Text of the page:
I struggle with severe depression. I’m so glad that seeking treatment is becoming less stigmatized, but the financial ramifications of living with mental illness are often missing from the discussion. I’m 25, which means I will get kicked off my mom’s insurance in less than a year. I hope I’ll feel a little better by then, but even so, I’m terrified at the prospect of cutting off my relationships with my therapist and psychiatrist. My professional field is unionized and I was hoping to join by the time I turn 26, but work dried up due to COVID and slowed my progress [toward qualifying for the union]. Thankfully my industry has started to pick up again, but I still won’t be ready to apply before my birthday. Even worse, I had to quit my last gig when a particularly terrible depressive episode began.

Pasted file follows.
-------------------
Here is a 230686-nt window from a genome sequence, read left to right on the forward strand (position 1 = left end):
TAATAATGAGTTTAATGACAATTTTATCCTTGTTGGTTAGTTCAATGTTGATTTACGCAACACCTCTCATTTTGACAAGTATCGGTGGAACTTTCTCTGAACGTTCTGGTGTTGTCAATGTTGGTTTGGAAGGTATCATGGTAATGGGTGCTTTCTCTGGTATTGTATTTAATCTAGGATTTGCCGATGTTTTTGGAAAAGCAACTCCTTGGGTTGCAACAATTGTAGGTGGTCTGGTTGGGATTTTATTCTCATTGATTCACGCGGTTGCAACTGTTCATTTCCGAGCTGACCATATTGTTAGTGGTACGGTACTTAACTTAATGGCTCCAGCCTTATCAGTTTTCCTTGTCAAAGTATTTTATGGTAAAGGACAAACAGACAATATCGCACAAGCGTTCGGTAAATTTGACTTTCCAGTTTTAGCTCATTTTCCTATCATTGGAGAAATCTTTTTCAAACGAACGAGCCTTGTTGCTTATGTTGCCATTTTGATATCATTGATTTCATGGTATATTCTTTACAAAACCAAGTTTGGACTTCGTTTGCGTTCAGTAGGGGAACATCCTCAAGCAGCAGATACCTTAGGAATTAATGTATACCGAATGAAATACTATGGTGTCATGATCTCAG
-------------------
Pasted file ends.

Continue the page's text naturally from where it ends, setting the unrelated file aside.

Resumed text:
I don’t want to stop working, but I cannot continue with this pain. My therapist thinks it’s time for inpatient care, but it costs a fortune even with insurance. As an alternative, we’re thinking that I could take a month or two off work to double our sessions and work with my psychiatrist without side effects interrupting my job performance. (In the past, I’ve had moments where I had to hang up on my boss to go vomit, which has not exactly helped my professional reputation.)
I know this is the right thing to do for my health, but I fear emerging from this terrible period only to face a drained bank account and ruined credit. Plus, it’s such a shitty time for everyone that part of me thinks I should just grit my teeth and be happy that I have the luxury to consider these options at all.